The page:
CRISFIELD -- People in this Somerset County town don't wear their hearts on their sleeves and they don't necessarily wear yellow ribbons on their lapels.
Yet there is no doubt that the thoughts and prayers of this town, as well as others along the lower Eastern Shore, are constantly in the Persian Gulf -- specifically, with the 1229th, a National Guard unit that is as much a part of Crisfield as the fishing industry and Chesapeake Bay.
Called up in late November, the transportation unit of 181 men and women has fewer than 20 Crisfield residents, yet the townspeople take a proprietary interest in the 1229th.
Yesterday, with victory all but declared, people in Crisfield hesitantly admitted to a dream, the reverse of a fear they have carried with them since the 1229th was deployed in mid-January.
Maybe, just maybe, people confided in low voices, everyone might come home.
"It has been very strong on my mind," said Capt. William Revelle, 71, a World War II veteran who heads the state guard in Crisfield. The state guard is an emergency volunteer group not connected with the National Guard. "I was in three battles and two beachheads. I know what death looks like.
"I was in the Philippines and Okinawa. When I came home, I went to many military funerals. I wouldn't want to do it again."
Waiting is the hard part. The 1229th was activated for up to a year. Units activated earlier will have priority in returning, the Pentagon has told families. And a transportation unit like the 1229th would be vital during the cleanup of Kuwait.
"I hated to burst bubbles, but I had to tell the women not to expect anyone home soon, even if victory is declared," said Carol Purnell, whose husband, Capt. Robert J. Purnell Jr., is the commander of the 1229th.
And Melissa Green, who has a husband and brother-in-law serving with the 1229th, said she was determined to keep her hopes from soaring. "I'm not going to count on anything until he's sitting in this living room. I'm not looking for him before November. If they come home before that -- great."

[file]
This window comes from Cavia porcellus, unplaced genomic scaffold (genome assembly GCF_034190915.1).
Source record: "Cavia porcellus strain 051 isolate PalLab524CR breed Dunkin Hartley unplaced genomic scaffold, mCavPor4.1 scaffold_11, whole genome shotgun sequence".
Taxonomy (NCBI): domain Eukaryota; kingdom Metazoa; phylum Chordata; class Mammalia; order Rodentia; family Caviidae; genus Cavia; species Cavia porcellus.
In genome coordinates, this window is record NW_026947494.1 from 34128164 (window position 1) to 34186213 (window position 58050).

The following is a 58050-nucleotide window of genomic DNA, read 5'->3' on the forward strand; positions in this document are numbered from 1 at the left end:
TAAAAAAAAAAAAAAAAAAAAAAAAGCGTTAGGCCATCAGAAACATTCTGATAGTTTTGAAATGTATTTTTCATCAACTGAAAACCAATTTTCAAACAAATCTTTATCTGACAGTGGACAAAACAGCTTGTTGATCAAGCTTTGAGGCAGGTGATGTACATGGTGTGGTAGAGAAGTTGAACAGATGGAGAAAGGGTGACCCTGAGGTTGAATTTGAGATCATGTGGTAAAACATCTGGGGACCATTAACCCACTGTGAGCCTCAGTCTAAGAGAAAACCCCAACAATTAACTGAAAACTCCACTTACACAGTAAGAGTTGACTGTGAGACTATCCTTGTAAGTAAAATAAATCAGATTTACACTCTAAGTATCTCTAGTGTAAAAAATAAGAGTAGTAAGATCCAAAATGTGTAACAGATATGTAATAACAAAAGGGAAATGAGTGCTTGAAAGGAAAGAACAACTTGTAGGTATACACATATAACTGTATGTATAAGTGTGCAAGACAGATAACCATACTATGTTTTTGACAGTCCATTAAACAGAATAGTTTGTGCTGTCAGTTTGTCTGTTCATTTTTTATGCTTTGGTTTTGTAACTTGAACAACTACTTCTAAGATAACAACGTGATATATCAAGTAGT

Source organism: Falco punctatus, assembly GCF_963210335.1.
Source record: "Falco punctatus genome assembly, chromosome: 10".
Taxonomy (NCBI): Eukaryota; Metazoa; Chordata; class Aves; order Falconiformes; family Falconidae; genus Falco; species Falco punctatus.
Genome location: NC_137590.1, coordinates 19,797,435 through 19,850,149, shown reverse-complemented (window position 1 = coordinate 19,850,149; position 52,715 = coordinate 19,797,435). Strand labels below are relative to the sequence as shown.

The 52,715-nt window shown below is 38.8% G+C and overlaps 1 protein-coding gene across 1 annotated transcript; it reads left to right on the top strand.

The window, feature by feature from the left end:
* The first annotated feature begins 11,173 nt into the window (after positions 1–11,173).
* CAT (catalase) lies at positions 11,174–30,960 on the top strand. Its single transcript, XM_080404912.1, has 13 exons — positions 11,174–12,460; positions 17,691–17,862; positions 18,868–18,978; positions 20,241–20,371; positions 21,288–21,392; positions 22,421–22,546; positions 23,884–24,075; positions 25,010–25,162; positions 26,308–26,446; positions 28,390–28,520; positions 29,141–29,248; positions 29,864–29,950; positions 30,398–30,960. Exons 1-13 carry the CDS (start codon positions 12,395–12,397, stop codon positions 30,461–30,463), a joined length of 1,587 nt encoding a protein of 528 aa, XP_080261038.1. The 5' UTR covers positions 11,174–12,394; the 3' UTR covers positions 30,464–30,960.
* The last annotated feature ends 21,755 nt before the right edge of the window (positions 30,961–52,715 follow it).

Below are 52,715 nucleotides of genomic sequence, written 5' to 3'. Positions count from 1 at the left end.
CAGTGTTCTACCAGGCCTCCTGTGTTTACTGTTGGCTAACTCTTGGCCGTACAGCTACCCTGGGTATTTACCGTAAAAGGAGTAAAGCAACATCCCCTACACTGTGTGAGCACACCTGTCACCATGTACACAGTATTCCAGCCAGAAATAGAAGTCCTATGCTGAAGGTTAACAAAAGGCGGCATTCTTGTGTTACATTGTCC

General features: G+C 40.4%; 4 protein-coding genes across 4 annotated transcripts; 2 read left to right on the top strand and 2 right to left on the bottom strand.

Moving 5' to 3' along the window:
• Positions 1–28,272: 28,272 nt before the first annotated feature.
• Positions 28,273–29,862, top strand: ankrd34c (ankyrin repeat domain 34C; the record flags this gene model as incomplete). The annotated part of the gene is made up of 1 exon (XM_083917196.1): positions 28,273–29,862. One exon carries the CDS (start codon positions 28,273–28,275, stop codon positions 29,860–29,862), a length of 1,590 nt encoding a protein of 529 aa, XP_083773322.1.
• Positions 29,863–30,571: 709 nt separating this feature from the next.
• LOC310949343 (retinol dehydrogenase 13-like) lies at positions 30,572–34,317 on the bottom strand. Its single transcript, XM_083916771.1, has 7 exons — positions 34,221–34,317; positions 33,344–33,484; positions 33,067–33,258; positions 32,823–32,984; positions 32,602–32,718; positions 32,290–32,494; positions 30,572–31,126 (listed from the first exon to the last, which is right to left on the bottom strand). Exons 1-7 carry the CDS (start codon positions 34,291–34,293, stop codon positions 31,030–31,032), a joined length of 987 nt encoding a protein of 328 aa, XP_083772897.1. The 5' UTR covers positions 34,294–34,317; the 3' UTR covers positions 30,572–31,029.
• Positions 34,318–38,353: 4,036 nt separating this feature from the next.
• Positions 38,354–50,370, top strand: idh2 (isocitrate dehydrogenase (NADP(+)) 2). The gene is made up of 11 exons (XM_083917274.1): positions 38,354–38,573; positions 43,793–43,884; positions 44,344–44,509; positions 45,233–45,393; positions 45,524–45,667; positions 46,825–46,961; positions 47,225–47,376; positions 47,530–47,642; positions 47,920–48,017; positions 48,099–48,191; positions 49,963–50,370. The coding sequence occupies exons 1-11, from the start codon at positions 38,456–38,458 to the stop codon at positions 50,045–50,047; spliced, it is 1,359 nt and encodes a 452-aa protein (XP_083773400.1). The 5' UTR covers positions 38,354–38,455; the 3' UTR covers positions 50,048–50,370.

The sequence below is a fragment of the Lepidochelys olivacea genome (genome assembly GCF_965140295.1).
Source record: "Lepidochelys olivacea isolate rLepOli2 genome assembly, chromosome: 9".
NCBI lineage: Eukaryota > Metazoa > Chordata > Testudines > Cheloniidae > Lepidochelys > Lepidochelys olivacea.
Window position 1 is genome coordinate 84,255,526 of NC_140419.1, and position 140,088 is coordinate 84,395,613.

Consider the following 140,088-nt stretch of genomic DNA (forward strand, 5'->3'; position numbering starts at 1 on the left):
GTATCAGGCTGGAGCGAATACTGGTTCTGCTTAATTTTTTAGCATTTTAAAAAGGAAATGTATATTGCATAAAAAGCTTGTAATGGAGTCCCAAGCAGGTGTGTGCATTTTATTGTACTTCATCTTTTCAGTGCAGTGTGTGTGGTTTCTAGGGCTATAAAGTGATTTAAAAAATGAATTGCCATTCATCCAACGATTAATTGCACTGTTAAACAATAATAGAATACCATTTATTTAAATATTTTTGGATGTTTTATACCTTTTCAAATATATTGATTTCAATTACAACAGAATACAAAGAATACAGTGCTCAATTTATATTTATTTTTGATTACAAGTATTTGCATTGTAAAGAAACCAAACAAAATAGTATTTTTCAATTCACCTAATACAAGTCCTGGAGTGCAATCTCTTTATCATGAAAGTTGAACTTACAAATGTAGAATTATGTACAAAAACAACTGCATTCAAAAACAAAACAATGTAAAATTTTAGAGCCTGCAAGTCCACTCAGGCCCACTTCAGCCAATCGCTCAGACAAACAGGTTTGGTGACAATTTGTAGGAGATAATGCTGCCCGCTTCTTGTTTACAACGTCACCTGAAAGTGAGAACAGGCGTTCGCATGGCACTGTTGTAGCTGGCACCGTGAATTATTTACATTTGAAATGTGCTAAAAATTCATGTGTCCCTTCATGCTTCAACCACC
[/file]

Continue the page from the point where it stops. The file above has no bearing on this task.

For Green, who moved to the area after marrying Steve Green four years ago, the call-up of the 1229th has proved to her she now belongs in this clannish county where people from the Western Shore are sometimes referred to as "foreigners."
Her parents have asked her to come home to Maxwell, N.M., but Green wants to stay in Westover, a small town north of Crisfield, helping her mother-in-law with the chickens.
"You go to the grocery store and people ask you what you know," she said. "I guess that's why I can call it home now."
At the grocery store, the video store, the local gas stations -- everyone seems to have some tie to the 1229th and the red brick building that houses it.
They have served, or had relatives and friends who served. Older residents may have gone to the dances and skating parties which once filled the armory every weekend.
"This area has provided, per capita, more soldiers in this campaign than any other area in the state," said retired Brig. Gen. Maurice D. Tawes, who was part of the 1229th during the invasion of Normandy in World War II. The armory now bears his name.
"It used to be the 1229th was hometown boys. Now it's area boys. It's still a community thing."
Mirroring the community camaraderie is the special relationship among those in the 1229th, said Staff Sgt. Charles Laird, who was sent home with an injury before the war officially started. (A truck rolled over two fingers on his left hand, crushing them and leaving him at a risk for infection. He had to come home primarily because he couldn't put on his gas mask or chemical suit without assistance.)
"Not only do we train together, we live together, we see each other every day," said Laird, 42. "When I was sent to Vietnam, I was sent alone, to join a unit that was already formed. It wasn't like the 1229th at all."
When the members of the 1229th went to Fort Eustice, Va., for processing last December, Crisfield sent them off with the best parade a town of 2,924 can muster. They plan to outdo themselves, however, when the 1229th returns, said Tawes.
But don't ask for details. In Crisfield, where they force themselves to live one day at a time, they don't want to jinx themselves. And they don't want to take anything for granted.